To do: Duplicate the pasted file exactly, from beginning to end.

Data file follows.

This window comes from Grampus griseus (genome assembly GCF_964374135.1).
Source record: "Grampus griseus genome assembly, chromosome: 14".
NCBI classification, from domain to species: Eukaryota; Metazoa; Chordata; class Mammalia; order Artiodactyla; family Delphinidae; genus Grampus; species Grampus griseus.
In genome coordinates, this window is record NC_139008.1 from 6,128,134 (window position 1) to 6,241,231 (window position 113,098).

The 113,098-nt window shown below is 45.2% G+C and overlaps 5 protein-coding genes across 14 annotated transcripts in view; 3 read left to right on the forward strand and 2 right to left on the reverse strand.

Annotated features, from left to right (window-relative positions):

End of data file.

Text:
This window comes from Grampus griseus (genome assembly GCF_964374135.1).
Source record: "Grampus griseus genome assembly, chromosome: 14".
NCBI classification, from domain to species: Eukaryota; Metazoa; Chordata; class Mammalia; order Artiodactyla; family Delphinidae; genus Grampus; species Grampus griseus.
In genome coordinates, this window is record NC_139008.1 from 6,128,134 (window position 1) to 6,241,231 (window position 113,098).

The 113,098-nt window shown below is 45.2% G+C and overlaps 5 protein-coding genes across 14 annotated transcripts in view; 3 read left to right on the forward strand and 2 right to left on the reverse strand.

Annotated features, from left to right (window-relative positions):